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Hoekstra publishes edition of 16th-century music book
February 10, 2011
Professor of Music Gerald Hoekstra recently published a critical edition of a book of sacred music that 16th-century Flemish composer Andreas Pevernage originally composed more than 400 years ago.
Hoekstra edited Pevernage’s Cantiones aliquot sacrae quibus addita sunt elogia nonnulla. It appears as three volumes of the series Recent Researches in the Music of the Renaissance. Cantiones aliquot sacrae, first printed in 1578, was large for a music book of its time. It consists of 63 Latin motets, 48 of which are cantiones sacrae, or sacred songs, and 25 of which are elogia, or occasional motets and homage motets. It is interesting, notes Hoekstra, in that it provides a musical record of the life and activities of a choirmaster and composer in the second half of the 16th century.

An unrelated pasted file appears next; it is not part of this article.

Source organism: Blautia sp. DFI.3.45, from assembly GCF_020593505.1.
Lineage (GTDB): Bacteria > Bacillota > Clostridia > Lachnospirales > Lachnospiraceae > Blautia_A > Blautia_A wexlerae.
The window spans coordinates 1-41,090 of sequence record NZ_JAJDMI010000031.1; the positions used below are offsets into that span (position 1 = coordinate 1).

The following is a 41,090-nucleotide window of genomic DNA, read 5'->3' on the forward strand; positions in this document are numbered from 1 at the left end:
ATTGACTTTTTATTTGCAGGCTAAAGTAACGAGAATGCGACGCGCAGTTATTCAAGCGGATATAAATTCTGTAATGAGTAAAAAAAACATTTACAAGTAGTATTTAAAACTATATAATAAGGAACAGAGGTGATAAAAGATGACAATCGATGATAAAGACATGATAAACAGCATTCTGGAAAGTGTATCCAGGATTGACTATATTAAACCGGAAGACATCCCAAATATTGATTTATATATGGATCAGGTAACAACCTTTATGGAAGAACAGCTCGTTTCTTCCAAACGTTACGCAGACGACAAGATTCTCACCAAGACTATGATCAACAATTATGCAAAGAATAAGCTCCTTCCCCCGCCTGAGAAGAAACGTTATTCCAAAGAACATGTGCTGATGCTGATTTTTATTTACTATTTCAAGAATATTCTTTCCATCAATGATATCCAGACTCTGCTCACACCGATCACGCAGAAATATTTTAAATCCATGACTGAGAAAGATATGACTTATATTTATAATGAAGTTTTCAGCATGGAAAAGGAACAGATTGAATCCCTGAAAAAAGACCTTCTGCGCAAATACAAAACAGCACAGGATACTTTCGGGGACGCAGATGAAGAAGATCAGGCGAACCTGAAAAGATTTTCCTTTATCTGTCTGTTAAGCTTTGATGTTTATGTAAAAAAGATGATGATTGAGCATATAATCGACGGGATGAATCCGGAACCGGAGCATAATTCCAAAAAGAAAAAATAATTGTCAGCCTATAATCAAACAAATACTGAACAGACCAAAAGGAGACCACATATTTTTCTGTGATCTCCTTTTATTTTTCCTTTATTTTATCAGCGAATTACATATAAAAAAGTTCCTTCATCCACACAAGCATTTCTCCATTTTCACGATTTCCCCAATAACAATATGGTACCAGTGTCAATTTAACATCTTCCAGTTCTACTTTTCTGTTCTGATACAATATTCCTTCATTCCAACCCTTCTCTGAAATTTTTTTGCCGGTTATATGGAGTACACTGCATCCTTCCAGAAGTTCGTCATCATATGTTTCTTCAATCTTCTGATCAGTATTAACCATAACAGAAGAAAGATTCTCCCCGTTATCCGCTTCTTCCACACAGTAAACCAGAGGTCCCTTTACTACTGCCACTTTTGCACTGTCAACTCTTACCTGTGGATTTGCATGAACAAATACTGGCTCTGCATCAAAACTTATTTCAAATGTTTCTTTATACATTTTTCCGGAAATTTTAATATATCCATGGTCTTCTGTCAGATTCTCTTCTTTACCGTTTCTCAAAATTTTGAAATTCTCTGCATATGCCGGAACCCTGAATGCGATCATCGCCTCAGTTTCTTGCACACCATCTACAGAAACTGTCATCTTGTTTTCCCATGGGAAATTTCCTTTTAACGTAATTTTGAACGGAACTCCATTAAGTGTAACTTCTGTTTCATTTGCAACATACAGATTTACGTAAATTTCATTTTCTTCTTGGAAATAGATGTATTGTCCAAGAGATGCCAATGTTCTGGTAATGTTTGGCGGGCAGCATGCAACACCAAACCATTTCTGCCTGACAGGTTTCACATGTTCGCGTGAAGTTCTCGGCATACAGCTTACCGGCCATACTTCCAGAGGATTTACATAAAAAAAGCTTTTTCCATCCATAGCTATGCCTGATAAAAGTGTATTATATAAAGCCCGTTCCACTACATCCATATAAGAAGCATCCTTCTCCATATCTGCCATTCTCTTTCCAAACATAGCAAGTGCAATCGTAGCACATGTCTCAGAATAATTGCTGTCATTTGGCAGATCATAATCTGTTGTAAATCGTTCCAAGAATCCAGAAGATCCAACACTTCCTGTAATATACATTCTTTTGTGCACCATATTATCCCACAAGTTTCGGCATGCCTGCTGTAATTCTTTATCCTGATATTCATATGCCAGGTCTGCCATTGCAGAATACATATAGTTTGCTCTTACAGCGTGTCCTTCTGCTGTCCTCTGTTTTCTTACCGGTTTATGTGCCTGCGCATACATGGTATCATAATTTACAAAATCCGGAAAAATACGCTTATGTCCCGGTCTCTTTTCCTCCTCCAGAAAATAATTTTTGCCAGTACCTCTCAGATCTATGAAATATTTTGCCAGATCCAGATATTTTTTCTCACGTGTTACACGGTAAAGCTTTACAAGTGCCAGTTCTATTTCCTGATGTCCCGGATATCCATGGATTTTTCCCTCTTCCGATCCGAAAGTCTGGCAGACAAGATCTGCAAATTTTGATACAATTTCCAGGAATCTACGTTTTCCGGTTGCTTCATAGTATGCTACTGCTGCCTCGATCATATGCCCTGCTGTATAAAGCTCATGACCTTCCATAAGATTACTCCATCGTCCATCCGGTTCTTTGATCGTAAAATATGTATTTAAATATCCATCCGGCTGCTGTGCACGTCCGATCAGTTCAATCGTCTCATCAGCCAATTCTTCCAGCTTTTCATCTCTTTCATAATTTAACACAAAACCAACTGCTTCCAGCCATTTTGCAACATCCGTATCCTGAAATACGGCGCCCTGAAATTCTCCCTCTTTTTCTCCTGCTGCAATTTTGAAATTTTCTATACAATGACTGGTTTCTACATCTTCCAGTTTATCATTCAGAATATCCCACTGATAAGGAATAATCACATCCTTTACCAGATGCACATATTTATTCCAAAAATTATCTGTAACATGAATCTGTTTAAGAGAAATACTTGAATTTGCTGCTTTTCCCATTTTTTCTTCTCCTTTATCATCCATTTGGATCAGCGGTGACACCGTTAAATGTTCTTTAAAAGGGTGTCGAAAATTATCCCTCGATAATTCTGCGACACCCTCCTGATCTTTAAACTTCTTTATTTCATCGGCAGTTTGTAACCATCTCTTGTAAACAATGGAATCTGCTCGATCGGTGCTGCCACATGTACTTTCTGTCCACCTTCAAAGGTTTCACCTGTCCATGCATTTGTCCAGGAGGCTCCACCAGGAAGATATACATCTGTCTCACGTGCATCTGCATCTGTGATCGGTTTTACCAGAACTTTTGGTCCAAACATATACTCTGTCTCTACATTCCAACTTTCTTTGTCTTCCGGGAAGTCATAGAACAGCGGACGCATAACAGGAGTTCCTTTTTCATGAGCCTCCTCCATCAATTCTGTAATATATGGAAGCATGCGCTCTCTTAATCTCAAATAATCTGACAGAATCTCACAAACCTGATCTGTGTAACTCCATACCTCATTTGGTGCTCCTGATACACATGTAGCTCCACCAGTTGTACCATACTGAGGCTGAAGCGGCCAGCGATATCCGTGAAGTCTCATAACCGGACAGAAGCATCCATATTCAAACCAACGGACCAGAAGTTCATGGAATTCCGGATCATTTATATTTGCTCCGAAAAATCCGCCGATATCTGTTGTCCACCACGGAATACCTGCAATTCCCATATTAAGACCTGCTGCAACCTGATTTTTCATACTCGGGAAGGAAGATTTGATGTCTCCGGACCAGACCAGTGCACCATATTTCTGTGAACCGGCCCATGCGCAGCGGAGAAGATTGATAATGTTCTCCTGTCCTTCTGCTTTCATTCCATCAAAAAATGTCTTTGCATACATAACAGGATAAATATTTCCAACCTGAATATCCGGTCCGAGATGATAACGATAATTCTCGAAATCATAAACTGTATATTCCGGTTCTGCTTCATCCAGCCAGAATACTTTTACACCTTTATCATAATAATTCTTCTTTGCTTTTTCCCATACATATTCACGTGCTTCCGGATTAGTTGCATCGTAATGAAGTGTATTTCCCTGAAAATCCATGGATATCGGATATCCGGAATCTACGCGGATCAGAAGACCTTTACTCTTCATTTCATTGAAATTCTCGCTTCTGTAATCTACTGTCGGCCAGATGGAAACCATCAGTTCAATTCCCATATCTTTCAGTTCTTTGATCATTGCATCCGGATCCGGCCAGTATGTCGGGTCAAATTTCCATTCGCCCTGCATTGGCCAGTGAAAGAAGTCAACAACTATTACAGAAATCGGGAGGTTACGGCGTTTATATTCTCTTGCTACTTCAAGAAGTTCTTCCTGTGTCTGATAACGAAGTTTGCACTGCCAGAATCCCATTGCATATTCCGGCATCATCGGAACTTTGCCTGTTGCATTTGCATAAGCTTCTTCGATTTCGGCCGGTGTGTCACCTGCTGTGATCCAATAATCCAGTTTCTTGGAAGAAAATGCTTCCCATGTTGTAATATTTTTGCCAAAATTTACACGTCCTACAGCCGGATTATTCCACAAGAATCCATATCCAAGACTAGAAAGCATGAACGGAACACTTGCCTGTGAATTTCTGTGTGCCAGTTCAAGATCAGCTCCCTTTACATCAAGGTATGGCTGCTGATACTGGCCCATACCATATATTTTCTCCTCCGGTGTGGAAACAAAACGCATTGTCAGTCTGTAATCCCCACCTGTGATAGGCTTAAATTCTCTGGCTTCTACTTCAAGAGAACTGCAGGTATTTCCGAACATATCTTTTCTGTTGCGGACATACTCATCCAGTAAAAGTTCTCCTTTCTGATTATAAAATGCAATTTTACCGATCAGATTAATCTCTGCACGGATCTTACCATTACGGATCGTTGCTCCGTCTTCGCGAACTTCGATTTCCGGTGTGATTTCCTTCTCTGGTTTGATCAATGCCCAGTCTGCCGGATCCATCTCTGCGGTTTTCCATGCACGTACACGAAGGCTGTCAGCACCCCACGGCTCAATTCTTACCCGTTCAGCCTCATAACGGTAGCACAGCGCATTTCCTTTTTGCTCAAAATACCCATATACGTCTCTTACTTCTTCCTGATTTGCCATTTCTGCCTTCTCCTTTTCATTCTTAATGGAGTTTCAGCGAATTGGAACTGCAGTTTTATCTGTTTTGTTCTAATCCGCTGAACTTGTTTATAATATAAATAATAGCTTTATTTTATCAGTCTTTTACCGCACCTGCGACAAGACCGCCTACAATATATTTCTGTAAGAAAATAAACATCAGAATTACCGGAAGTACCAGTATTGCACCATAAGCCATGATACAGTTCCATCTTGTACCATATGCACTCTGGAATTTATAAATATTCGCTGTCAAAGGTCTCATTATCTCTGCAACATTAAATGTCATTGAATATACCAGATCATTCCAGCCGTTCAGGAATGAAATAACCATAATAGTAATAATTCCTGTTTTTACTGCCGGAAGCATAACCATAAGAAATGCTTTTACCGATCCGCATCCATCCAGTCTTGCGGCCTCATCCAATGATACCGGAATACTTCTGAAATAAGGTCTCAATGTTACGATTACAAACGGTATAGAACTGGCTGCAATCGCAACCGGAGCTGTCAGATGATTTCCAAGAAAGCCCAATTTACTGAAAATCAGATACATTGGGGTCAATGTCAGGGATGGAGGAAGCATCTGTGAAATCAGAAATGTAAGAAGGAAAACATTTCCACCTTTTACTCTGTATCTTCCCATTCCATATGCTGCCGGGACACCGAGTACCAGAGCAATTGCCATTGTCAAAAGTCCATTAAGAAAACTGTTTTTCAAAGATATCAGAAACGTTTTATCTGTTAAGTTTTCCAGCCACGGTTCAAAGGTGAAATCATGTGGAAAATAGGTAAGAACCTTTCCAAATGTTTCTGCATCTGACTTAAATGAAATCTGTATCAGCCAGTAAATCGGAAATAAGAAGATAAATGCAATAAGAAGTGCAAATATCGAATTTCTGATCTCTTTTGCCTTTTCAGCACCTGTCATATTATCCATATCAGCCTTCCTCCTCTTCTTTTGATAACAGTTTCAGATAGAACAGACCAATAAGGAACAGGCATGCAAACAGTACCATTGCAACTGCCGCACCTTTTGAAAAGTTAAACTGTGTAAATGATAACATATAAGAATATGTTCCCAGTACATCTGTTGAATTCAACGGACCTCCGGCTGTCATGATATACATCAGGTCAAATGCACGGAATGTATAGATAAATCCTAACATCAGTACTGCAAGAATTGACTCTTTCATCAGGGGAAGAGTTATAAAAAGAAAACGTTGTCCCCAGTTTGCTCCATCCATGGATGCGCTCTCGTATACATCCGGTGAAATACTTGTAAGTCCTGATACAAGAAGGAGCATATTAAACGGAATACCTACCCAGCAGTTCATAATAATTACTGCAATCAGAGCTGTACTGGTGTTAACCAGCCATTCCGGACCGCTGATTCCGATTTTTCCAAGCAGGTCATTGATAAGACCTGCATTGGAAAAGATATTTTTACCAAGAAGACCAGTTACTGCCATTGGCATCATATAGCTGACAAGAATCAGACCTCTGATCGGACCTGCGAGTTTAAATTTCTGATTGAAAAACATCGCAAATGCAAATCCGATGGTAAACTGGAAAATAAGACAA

The edition is the culmination of several years of research by Hoekstra, funded in part by a St. Olaf summer research grant. Hoekstra, who has also authored a journal article on the historical significance of the Cantiones sacrae, has previously published a critical edition of the complete French chansons of Pevernage in five volumes. The St. Olaf Early Music Singers, a vocal ensemble that Hoekstra conducts, has performed several motets from the Cantiones aliquot sacrae in its concerts.